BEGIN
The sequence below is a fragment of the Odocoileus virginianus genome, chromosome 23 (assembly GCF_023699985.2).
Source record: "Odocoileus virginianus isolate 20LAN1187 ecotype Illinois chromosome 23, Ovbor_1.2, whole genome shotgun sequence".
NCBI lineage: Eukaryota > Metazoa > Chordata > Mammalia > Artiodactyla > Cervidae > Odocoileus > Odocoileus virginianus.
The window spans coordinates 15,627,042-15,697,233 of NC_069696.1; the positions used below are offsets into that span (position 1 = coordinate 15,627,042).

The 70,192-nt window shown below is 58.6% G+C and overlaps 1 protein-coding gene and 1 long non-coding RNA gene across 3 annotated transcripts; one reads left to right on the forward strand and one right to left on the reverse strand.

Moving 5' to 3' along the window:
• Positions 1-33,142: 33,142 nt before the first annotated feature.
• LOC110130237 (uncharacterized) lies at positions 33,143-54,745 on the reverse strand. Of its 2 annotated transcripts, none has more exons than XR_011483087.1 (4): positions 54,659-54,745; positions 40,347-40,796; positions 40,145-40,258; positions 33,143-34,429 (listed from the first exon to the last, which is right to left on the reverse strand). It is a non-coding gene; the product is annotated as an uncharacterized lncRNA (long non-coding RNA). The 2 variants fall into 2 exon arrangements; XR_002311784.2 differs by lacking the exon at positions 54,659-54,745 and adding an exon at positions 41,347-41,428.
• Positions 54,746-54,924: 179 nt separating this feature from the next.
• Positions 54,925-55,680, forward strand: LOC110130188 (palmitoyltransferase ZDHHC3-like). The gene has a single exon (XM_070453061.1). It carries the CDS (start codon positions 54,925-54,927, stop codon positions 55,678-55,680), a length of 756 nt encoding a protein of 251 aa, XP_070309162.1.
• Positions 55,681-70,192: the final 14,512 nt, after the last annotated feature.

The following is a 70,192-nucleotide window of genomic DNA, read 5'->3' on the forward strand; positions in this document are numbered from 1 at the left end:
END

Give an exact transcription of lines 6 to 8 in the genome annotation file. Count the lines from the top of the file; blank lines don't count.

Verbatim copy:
Moving 5' to 3' along the window:
• Positions 1-33,142: 33,142 nt before the first annotated feature.
• LOC110130237 (uncharacterized) lies at positions 33,143-54,745 on the reverse strand. Of its 2 annotated transcripts, none has more exons than XR_011483087.1 (4): positions 54,659-54,745; positions 40,347-40,796; positions 40,145-40,258; positions 33,143-34,429 (listed from the first exon to the last, which is right to left on the reverse strand). It is a non-coding gene; the product is annotated as an uncharacterized lncRNA (long non-coding RNA). The 2 variants fall into 2 exon arrangements; XR_002311784.2 differs by lacking the exon at positions 54,659-54,745 and adding an exon at positions 41,347-41,428.